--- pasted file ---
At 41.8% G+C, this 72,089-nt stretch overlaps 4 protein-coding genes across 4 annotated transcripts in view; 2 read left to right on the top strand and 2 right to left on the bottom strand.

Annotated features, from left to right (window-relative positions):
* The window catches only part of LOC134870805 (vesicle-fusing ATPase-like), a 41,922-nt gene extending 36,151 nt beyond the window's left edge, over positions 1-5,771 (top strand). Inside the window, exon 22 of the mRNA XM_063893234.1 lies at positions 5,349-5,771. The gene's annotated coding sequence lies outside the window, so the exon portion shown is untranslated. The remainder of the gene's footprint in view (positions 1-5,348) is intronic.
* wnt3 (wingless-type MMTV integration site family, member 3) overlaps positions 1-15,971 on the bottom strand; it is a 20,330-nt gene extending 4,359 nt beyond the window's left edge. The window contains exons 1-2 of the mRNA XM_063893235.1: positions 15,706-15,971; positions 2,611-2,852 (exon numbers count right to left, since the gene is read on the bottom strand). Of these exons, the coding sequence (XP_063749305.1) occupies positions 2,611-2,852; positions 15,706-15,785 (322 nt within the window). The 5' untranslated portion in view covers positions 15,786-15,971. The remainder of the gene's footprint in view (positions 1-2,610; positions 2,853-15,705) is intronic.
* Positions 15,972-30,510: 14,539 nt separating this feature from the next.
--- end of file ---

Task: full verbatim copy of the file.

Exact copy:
At 41.8% G+C, this 72,089-nt stretch overlaps 4 protein-coding genes across 4 annotated transcripts in view; 2 read left to right on the top strand and 2 right to left on the bottom strand.

Annotated features, from left to right (window-relative positions):
* The window catches only part of LOC134870805 (vesicle-fusing ATPase-like), a 41,922-nt gene extending 36,151 nt beyond the window's left edge, over positions 1-5,771 (top strand). Inside the window, exon 22 of the mRNA XM_063893234.1 lies at positions 5,349-5,771. The gene's annotated coding sequence lies outside the window, so the exon portion shown is untranslated. The remainder of the gene's footprint in view (positions 1-5,348) is intronic.
* wnt3 (wingless-type MMTV integration site family, member 3) overlaps positions 1-15,971 on the bottom strand; it is a 20,330-nt gene extending 4,359 nt beyond the window's left edge. The window contains exons 1-2 of the mRNA XM_063893235.1: positions 15,706-15,971; positions 2,611-2,852 (exon numbers count right to left, since the gene is read on the bottom strand). Of these exons, the coding sequence (XP_063749305.1) occupies positions 2,611-2,852; positions 15,706-15,785 (322 nt within the window). The 5' untranslated portion in view covers positions 15,786-15,971. The remainder of the gene's footprint in view (positions 1-2,610; positions 2,853-15,705) is intronic.
* Positions 15,972-30,510: 14,539 nt separating this feature from the next.